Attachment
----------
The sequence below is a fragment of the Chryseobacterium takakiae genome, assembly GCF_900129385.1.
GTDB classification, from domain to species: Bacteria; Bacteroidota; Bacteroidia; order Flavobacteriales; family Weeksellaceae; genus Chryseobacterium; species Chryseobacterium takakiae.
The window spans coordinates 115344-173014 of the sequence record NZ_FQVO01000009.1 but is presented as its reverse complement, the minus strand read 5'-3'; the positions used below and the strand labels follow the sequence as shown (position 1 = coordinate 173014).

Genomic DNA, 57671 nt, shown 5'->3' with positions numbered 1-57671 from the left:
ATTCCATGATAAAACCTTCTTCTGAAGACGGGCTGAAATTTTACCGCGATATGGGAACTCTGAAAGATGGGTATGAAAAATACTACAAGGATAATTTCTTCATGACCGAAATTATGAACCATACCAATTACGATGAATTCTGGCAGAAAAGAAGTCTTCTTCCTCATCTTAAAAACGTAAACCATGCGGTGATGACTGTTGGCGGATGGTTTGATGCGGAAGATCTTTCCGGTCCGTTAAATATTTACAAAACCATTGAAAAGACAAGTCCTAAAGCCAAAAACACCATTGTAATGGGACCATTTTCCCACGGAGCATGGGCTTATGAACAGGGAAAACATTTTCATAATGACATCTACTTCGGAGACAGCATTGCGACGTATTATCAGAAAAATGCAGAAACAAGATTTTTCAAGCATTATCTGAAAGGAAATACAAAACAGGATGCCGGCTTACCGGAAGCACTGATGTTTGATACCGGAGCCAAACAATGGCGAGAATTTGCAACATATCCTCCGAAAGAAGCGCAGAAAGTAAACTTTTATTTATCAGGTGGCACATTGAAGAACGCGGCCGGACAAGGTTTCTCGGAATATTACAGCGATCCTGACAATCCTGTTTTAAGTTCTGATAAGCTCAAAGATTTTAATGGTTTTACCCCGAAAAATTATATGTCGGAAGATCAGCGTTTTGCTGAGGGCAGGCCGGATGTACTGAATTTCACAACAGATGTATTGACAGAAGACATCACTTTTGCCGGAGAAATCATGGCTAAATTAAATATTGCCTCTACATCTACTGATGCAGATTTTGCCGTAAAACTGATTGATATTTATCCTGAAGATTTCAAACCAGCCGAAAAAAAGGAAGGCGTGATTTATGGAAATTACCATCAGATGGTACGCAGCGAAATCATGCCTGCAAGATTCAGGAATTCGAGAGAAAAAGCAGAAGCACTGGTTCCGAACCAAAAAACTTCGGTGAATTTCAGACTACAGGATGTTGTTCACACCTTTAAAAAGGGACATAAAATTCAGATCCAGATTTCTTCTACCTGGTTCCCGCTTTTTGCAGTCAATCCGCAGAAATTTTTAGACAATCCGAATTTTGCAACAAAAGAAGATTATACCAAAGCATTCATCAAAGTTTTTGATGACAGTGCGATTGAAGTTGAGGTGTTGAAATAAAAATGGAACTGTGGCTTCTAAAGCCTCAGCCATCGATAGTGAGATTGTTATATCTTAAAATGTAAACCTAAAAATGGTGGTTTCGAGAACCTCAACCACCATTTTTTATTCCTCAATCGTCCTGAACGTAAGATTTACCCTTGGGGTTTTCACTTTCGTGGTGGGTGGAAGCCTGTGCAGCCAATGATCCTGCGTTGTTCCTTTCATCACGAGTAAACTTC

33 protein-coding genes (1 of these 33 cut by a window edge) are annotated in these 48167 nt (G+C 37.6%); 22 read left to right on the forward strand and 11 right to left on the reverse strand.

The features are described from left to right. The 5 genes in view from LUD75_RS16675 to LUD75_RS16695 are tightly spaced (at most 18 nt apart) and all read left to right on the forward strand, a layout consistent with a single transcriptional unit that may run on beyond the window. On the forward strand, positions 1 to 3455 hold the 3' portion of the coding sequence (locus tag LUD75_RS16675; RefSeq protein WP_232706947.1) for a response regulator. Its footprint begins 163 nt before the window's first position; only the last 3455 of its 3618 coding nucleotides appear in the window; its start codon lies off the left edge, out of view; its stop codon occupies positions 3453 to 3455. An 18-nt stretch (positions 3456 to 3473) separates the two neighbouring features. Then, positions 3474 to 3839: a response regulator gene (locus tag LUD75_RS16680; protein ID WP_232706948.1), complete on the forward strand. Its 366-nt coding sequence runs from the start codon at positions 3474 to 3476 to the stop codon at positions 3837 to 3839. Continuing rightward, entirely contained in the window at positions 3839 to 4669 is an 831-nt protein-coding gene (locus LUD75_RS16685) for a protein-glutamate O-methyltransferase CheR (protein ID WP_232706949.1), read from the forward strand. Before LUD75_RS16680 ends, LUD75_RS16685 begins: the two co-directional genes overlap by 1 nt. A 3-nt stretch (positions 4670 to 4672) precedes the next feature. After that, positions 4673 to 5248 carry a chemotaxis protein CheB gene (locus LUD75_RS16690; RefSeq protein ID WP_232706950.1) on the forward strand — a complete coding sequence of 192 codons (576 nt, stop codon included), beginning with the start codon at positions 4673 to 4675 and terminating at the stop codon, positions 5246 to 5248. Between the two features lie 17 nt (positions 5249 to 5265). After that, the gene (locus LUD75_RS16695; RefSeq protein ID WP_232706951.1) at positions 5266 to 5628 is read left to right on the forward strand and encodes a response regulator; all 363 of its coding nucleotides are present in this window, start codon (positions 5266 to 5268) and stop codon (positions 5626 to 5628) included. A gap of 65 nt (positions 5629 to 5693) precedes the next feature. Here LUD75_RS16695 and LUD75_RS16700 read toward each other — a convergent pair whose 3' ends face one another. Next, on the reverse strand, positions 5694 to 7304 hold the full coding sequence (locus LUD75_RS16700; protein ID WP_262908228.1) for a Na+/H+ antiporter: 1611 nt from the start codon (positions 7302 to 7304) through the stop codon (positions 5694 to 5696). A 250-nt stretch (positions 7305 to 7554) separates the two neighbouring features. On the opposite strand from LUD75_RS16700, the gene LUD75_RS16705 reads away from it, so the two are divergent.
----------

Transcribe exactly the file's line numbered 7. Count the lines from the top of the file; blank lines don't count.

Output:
The features are described from left to right. The 5 genes in view from LUD75_RS16675 to LUD75_RS16695 are tightly spaced (at most 18 nt apart) and all read left to right on the forward strand, a layout consistent with a single transcriptional unit that may run on beyond the window. On the forward strand, positions 1 to 3455 hold the 3' portion of the coding sequence (locus tag LUD75_RS16675; RefSeq protein WP_232706947.1) for a response regulator. Its footprint begins 163 nt before the window's first position; only the last 3455 of its 3618 coding nucleotides appear in the window; its start codon lies off the left edge, out of view; its stop codon occupies positions 3453 to 3455. An 18-nt stretch (positions 3456 to 3473) separates the two neighbouring features. Then, positions 3474 to 3839: a response regulator gene (locus tag LUD75_RS16680; protein ID WP_232706948.1), complete on the forward strand. Its 366-nt coding sequence runs from the start codon at positions 3474 to 3476 to the stop codon at positions 3837 to 3839. Continuing rightward, entirely contained in the window at positions 3839 to 4669 is an 831-nt protein-coding gene (locus LUD75_RS16685) for a protein-glutamate O-methyltransferase CheR (protein ID WP_232706949.1), read from the forward strand. Before LUD75_RS16680 ends, LUD75_RS16685 begins: the two co-directional genes overlap by 1 nt. A 3-nt stretch (positions 4670 to 4672) precedes the next feature. After that, positions 4673 to 5248 carry a chemotaxis protein CheB gene (locus LUD75_RS16690; RefSeq protein ID WP_232706950.1) on the forward strand — a complete coding sequence of 192 codons (576 nt, stop codon included), beginning with the start codon at positions 4673 to 4675 and terminating at the stop codon, positions 5246 to 5248. Between the two features lie 17 nt (positions 5249 to 5265). After that, the gene (locus LUD75_RS16695; RefSeq protein ID WP_232706951.1) at positions 5266 to 5628 is read left to right on the forward strand and encodes a response regulator; all 363 of its coding nucleotides are present in this window, start codon (positions 5266 to 5268) and stop codon (positions 5626 to 5628) included. A gap of 65 nt (positions 5629 to 5693) precedes the next feature. Here LUD75_RS16695 and LUD75_RS16700 read toward each other — a convergent pair whose 3' ends face one another. Next, on the reverse strand, positions 5694 to 7304 hold the full coding sequence (locus LUD75_RS16700; protein ID WP_262908228.1) for a Na+/H+ antiporter: 1611 nt from the start codon (positions 7302 to 7304) through the stop codon (positions 5694 to 5696). A 250-nt stretch (positions 7305 to 7554) separates the two neighbouring features. On the opposite strand from LUD75_RS16700, the gene LUD75_RS16705 reads away from it, so the two are divergent.